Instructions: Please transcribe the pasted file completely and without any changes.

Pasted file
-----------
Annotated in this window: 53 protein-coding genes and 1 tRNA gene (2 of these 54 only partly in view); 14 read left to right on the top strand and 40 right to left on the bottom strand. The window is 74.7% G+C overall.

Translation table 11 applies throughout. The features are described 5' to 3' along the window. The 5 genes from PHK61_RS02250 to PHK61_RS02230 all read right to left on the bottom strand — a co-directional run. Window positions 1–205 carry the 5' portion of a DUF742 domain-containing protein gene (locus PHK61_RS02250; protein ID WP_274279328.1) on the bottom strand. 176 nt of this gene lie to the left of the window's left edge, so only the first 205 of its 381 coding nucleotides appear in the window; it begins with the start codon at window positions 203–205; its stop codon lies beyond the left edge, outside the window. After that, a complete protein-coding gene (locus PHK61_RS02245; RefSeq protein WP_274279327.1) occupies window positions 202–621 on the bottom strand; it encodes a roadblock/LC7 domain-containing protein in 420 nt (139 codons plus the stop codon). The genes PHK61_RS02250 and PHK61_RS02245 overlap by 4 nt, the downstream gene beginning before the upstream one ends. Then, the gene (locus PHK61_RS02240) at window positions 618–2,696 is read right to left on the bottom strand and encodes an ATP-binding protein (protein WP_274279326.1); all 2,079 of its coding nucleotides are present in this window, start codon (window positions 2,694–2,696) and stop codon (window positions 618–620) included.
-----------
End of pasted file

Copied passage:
Annotated in this window: 53 protein-coding genes and 1 tRNA gene (2 of these 54 only partly in view); 14 read left to right on the top strand and 40 right to left on the bottom strand. The window is 74.7% G+C overall.

Translation table 11 applies throughout. The features are described 5' to 3' along the window. The 5 genes from PHK61_RS02250 to PHK61_RS02230 all read right to left on the bottom strand — a co-directional run. Window positions 1–205 carry the 5' portion of a DUF742 domain-containing protein gene (locus PHK61_RS02250; protein ID WP_274279328.1) on the bottom strand. 176 nt of this gene lie to the left of the window's left edge, so only the first 205 of its 381 coding nucleotides appear in the window; it begins with the start codon at window positions 203–205; its stop codon lies beyond the left edge, outside the window. After that, a complete protein-coding gene (locus PHK61_RS02245; RefSeq protein WP_274279327.1) occupies window positions 202–621 on the bottom strand; it encodes a roadblock/LC7 domain-containing protein in 420 nt (139 codons plus the stop codon). The genes PHK61_RS02250 and PHK61_RS02245 overlap by 4 nt, the downstream gene beginning before the upstream one ends. Then, the gene (locus PHK61_RS02240) at window positions 618–2,696 is read right to left on the bottom strand and encodes an ATP-binding protein (protein WP_274279326.1); all 2,079 of its coding nucleotides are present in this window, start codon (window positions 2,694–2,696) and stop codon (window positions 618–620) included.